Dino didn’t compromise fashion for the pool room.
Grown men played the game in work clothes, those who worked at anything. Others were unabashed to dress in rags, if rags were all they had once clothing budgets had been consumed in wine.
We boys—too young to legally inhabit such a den of venial sin and freedom—followed Dino sartorially, dressing for the pool room as we did for high school, color coordinated in Gold Cups, Gant shirts, khaki pants, and Madras.
Gene Todd’s Pool Room had the only underage, fashion-conscious customer base I ever saw in a genuine concrete floored, tobacco smoke choked pool hall, short of certain “billiard parlors,” where even girls were allowed.
At the pool room, we let our shirt tails hang out and rolled our sleeves up. The peacock style we affected decorated and stylized a legendary gambling joint, known among outlaws and road gamblers from New York to Miami. It was an ironic venue for preppy fashion, let alone perfume for men.
We all wore it: English Leather, Jade East, Old Spice . . .
At the pool room, aromas that augmented boys for the company of girls did battle with cherry flavored urinal deodorizer, challenged dead cigar butts, and camouflaged the sweat of boys who gambled beyond their means. We were hot. Ask the tourist girls who came looking for us by the thousands in the summertime.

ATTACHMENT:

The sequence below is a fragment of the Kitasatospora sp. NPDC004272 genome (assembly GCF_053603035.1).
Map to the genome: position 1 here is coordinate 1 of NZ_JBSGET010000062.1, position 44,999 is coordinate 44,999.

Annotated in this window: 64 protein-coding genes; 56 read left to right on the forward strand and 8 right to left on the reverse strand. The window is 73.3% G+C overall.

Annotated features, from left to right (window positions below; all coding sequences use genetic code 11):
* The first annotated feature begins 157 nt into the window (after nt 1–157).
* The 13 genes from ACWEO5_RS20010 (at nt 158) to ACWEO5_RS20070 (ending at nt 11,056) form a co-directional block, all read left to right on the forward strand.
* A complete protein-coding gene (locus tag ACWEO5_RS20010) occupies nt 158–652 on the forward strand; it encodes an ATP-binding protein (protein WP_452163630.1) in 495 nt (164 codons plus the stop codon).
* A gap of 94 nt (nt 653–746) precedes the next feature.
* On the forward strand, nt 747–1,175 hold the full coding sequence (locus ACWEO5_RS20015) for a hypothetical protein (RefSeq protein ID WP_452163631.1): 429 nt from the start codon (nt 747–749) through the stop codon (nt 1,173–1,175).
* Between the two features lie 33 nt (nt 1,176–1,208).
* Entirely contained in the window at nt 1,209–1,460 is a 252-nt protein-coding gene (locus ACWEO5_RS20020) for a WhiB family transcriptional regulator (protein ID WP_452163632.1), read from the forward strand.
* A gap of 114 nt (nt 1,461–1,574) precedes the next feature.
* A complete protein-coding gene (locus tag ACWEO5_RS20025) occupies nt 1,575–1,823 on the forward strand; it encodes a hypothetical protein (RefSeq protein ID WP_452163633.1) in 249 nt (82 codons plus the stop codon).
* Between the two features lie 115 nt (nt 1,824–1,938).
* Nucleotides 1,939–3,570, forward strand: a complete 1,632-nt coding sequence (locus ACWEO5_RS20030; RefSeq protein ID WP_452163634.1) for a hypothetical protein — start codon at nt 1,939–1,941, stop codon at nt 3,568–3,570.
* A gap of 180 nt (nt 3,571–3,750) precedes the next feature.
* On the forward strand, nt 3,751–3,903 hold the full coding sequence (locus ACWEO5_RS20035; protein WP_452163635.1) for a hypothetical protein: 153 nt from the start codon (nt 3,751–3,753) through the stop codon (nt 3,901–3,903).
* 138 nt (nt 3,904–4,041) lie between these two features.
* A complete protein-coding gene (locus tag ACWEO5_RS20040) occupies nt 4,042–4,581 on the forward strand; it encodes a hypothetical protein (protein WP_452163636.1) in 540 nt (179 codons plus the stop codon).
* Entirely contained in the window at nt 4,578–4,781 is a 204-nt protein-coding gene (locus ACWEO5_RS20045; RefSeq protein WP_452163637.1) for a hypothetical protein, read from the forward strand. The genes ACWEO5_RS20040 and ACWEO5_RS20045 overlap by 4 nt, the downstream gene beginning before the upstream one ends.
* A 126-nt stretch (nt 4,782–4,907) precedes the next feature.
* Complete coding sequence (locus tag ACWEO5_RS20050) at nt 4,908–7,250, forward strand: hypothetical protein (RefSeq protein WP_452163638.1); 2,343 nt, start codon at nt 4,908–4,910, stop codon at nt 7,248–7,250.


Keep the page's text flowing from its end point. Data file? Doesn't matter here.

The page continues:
Each year that passed, we climbed rungs up the ladder of worldly experience ahead of most kids our age. The town we called home was a carnival, a gold rush town. One hundred days a year the tourists arrived with cash. Indeed, the summers were golden, magical. Each year, the town grew rich overnight.
New money loved peacock colors and perfume: bleeding Madras, Gold Cups, and English Leather. We danced to a symphony of cash register bells each summer, and then all winter long, nursed dwindling bank accounts like hangovers, stretching dollar bills till the summer came back.
My hometown never changed. Myrtle Beach was always a carnival, it just got bigger.